Spending time and observing their behavior has been such an enjoyable experience. I learned that when they are close to laying eggs again, that when approached they will squat and slightly open their wings. Most of them have been exhibiting this behavior in the past week and we’ve gathered a dozen eggs each day!

While I only have three more weeks on animal duty, I forsee many more chicken hugs in my future.

My path to Sarvodaya Farms’ internship program was completely unexpected.

I’ve always been an environmentally conscious person, though mostly through personal decisions. Five years ago I started my baking business to encourage sustainability to others through carefully sourcing the best organic and locally grown ingredients, create something with my hands, and to be my own boss. Having no formal culinary education or work experience, my business started apprehensively at a local craft show and grew organically over the years.

Yet the more my business grew, the greater I felt a disconnect between what I originally set out to do—promote real, organic ingredients and highlight the flavors of local and in-season produce. I knew I couldn’t educate my customers on the importance of the where, why, and how’s of my ingredients until I understood what it took to grow them myself.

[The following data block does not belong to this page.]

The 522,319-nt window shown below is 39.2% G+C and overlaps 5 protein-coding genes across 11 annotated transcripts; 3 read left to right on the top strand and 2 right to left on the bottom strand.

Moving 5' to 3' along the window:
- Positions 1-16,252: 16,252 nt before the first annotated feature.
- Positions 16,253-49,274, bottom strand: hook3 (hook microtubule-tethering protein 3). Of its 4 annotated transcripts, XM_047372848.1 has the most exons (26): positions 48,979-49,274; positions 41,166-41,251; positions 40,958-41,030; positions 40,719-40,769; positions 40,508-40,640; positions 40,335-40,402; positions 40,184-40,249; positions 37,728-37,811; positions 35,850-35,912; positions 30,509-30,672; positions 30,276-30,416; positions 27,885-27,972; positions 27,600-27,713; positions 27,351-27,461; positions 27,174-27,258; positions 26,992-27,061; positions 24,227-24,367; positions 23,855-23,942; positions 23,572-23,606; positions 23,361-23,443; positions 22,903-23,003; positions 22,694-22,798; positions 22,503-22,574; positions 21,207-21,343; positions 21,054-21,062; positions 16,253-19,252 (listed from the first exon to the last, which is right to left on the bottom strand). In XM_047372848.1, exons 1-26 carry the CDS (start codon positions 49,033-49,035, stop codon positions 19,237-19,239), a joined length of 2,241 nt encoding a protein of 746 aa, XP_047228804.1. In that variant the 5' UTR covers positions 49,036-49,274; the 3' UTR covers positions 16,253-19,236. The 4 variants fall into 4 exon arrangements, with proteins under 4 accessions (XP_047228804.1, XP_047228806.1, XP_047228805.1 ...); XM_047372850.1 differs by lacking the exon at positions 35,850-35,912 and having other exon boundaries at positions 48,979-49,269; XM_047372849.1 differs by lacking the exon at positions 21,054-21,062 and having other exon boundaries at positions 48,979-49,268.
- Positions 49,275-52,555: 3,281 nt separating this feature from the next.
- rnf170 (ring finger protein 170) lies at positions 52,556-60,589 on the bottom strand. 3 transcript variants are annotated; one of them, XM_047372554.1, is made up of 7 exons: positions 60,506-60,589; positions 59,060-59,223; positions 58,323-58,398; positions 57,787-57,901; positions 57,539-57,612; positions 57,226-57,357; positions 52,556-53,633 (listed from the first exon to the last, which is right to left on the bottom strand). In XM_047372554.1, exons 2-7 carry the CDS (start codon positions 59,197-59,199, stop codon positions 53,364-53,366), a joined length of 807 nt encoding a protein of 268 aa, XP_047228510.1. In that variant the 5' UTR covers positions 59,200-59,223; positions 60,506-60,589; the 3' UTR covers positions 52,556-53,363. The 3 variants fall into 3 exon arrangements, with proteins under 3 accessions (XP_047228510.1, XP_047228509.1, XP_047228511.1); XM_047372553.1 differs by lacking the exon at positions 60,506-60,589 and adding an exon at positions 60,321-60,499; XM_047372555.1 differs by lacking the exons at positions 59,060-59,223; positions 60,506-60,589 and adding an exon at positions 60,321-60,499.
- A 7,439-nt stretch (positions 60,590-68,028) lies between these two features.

When I learned of the internship program I took it as a sign. I nervously applied again, feeling the same emotions I felt when I applied for the craft show that started my business. This was definitely out of my comfort zone. But as soon as I met every employee, current intern, and intern hopeful, I immediately felt at ease. When they shared their stories of how they got there, why they’re there, and what they hope to accomplish, it was inspiring to say the least. I am so grateful for this opportunity.

I can’t exactly say what will happen after the 18 week internship. One day I want to open a zero waste cafe and accompanying farm, and the first zero waste grocery store in Los Angeles. Until then, I know that the knowledge I gain from this internship will help me in the future!

Sara T.